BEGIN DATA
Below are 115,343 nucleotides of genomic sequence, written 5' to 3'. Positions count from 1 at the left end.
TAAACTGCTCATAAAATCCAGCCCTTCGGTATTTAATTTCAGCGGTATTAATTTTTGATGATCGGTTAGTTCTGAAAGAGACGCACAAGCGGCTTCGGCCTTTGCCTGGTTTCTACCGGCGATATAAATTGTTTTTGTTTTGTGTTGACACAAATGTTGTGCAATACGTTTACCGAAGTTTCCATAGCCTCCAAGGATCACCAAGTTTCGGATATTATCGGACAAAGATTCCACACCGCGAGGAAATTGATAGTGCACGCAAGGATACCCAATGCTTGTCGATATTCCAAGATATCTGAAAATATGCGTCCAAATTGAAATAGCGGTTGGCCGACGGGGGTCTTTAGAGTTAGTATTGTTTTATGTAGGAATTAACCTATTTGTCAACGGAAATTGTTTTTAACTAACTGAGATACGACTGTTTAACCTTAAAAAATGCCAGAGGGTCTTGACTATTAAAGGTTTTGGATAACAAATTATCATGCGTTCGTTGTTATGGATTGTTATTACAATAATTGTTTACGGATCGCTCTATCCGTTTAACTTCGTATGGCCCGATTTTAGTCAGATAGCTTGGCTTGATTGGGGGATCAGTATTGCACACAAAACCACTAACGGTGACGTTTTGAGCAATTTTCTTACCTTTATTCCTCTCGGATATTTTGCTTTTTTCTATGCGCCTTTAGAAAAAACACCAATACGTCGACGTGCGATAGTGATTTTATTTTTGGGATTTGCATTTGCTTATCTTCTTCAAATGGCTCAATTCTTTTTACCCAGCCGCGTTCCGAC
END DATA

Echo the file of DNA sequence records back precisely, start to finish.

Below are 115,343 nucleotides of genomic sequence, written 5' to 3'. Positions count from 1 at the left end.
TAAACTGCTCATAAAATCCAGCCCTTCGGTATTTAATTTCAGCGGTATTAATTTTTGATGATCGGTTAGTTCTGAAAGAGACGCACAAGCGGCTTCGGCCTTTGCCTGGTTTCTACCGGCGATATAAATTGTTTTTGTTTTGTGTTGACACAAATGTTGTGCAATACGTTTACCGAAGTTTCCATAGCCTCCAAGGATCACCAAGTTTCGGATATTATCGGACAAAGATTCCACACCGCGAGGAAATTGATAGTGCACGCAAGGATACCCAATGCTTGTCGATATTCCAAGATATCTGAAAATATGCGTCCAAATTGAAATAGCGGTTGGCCGACGGGGGTCTTTAGAGTTAGTATTGTTTTATGTAGGAATTAACCTATTTGTCAACGGAAATTGTTTTTAACTAACTGAGATACGACTGTTTAACCTTAAAAAATGCCAGAGGGTCTTGACTATTAAAGGTTTTGGATAACAAATTATCATGCGTTCGTTGTTATGGATTGTTATTACAATAATTGTTTACGGATCGCTCTATCCGTTTAACTTCGTATGGCCCGATTTTAGTCAGATAGCTTGGCTTGATTGGGGGATCAGTATTGCACACAAAACCACTAACGGTGACGTTTTGAGCAATTTTCTTACCTTTATTCCTCTCGGATATTTTGCTTTTTTCTATGCGCCTTTAGAAAAAACACCAATACGTCGACGTGCGATAGTGATTTTATTTTTGGGATTTGCATTTGCTTATCTTCTTCAAATGGCTCAATTCTTTTTACCCAGCCGCGTTCCGAC